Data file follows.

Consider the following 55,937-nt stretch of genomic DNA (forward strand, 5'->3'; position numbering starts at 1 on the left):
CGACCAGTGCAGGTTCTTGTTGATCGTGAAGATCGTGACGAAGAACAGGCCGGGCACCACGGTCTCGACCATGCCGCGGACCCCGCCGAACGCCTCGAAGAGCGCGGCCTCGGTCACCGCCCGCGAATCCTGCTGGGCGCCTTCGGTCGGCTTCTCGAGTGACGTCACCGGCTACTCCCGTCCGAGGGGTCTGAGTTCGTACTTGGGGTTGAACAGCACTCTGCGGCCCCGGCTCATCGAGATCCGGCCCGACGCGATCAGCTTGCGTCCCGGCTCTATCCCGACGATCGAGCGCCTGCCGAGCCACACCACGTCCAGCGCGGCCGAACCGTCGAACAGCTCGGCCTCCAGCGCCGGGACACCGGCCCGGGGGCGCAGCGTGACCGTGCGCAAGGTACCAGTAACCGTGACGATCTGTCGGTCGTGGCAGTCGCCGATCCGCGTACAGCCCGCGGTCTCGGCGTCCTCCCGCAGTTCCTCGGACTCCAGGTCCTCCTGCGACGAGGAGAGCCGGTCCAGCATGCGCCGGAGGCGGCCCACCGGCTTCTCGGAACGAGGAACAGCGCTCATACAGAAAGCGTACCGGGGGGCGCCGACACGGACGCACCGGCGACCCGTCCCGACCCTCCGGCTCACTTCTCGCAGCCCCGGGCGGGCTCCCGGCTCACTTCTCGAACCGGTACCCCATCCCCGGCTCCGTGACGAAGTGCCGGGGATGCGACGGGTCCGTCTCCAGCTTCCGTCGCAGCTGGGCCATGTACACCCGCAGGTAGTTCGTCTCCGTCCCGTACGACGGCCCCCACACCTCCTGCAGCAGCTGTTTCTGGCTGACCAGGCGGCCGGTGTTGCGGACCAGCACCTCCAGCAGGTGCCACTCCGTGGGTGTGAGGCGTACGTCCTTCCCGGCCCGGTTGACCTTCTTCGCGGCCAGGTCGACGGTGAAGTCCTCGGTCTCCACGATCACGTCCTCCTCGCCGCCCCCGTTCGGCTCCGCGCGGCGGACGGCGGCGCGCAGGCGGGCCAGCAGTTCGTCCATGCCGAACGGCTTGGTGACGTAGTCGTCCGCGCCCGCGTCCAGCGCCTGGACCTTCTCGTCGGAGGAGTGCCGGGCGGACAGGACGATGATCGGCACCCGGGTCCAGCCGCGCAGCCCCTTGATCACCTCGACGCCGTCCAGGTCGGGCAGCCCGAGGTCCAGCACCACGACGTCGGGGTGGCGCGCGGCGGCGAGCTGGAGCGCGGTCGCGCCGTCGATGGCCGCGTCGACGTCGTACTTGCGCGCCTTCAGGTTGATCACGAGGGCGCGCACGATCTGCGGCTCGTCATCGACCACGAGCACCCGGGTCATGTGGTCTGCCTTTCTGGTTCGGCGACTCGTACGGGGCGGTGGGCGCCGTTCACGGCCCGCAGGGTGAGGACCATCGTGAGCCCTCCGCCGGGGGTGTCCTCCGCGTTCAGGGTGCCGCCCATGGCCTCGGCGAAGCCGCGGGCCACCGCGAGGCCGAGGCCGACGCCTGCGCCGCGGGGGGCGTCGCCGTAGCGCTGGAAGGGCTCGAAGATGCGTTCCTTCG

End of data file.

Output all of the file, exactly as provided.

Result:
Consider the following 55,937-nt stretch of genomic DNA (forward strand, 5'->3'; position numbering starts at 1 on the left):
CGACCAGTGCAGGTTCTTGTTGATCGTGAAGATCGTGACGAAGAACAGGCCGGGCACCACGGTCTCGACCATGCCGCGGACCCCGCCGAACGCCTCGAAGAGCGCGGCCTCGGTCACCGCCCGCGAATCCTGCTGGGCGCCTTCGGTCGGCTTCTCGAGTGACGTCACCGGCTACTCCCGTCCGAGGGGTCTGAGTTCGTACTTGGGGTTGAACAGCACTCTGCGGCCCCGGCTCATCGAGATCCGGCCCGACGCGATCAGCTTGCGTCCCGGCTCTATCCCGACGATCGAGCGCCTGCCGAGCCACACCACGTCCAGCGCGGCCGAACCGTCGAACAGCTCGGCCTCCAGCGCCGGGACACCGGCCCGGGGGCGCAGCGTGACCGTGCGCAAGGTACCAGTAACCGTGACGATCTGTCGGTCGTGGCAGTCGCCGATCCGCGTACAGCCCGCGGTCTCGGCGTCCTCCCGCAGTTCCTCGGACTCCAGGTCCTCCTGCGACGAGGAGAGCCGGTCCAGCATGCGCCGGAGGCGGCCCACCGGCTTCTCGGAACGAGGAACAGCGCTCATACAGAAAGCGTACCGGGGGGCGCCGACACGGACGCACCGGCGACCCGTCCCGACCCTCCGGCTCACTTCTCGCAGCCCCGGGCGGGCTCCCGGCTCACTTCTCGAACCGGTACCCCATCCCCGGCTCCGTGACGAAGTGCCGGGGATGCGACGGGTCCGTCTCCAGCTTCCGTCGCAGCTGGGCCATGTACACCCGCAGGTAGTTCGTCTCCGTCCCGTACGACGGCCCCCACACCTCCTGCAGCAGCTGTTTCTGGCTGACCAGGCGGCCGGTGTTGCGGACCAGCACCTCCAGCAGGTGCCACTCCGTGGGTGTGAGGCGTACGTCCTTCCCGGCCCGGTTGACCTTCTTCGCGGCCAGGTCGACGGTGAAGTCCTCGGTCTCCACGATCACGTCCTCCTCGCCGCCCCCGTTCGGCTCCGCGCGGCGGACGGCGGCGCGCAGGCGGGCCAGCAGTTCGTCCATGCCGAACGGCTTGGTGACGTAGTCGTCCGCGCCCGCGTCCAGCGCCTGGACCTTCTCGTCGGAGGAGTGCCGGGCGGACAGGACGATGATCGGCACCCGGGTCCAGCCGCGCAGCCCCTTGATCACCTCGACGCCGTCCAGGTCGGGCAGCCCGAGGTCCAGCACCACGACGTCGGGGTGGCGCGCGGCGGCGAGCTGGAGCGCGGTCGCGCCGTCGATGGCCGCGTCGACGTCGTACTTGCGCGCCTTCAGGTTGATCACGAGGGCGCGCACGATCTGCGGCTCGTCATCGACCACGAGCACCCGGGTCATGTGGTCTGCCTTTCTGGTTCGGCGACTCGTACGGGGCGGTGGGCGCCGTTCACGGCCCGCAGGGTGAGGACCATCGTGAGCCCTCCGCCGGGGGTGTCCTCCGCGTTCAGGGTGCCGCCCATGGCCTCGGCGAAGCCGCGGGCCACCGCGAGGCCGAGGCCGACGCCTGCGCCGCGGGGGGCGTCGCCGTAGCGCTGGAAGGGCTCGAAGATGCGTTCCTTCG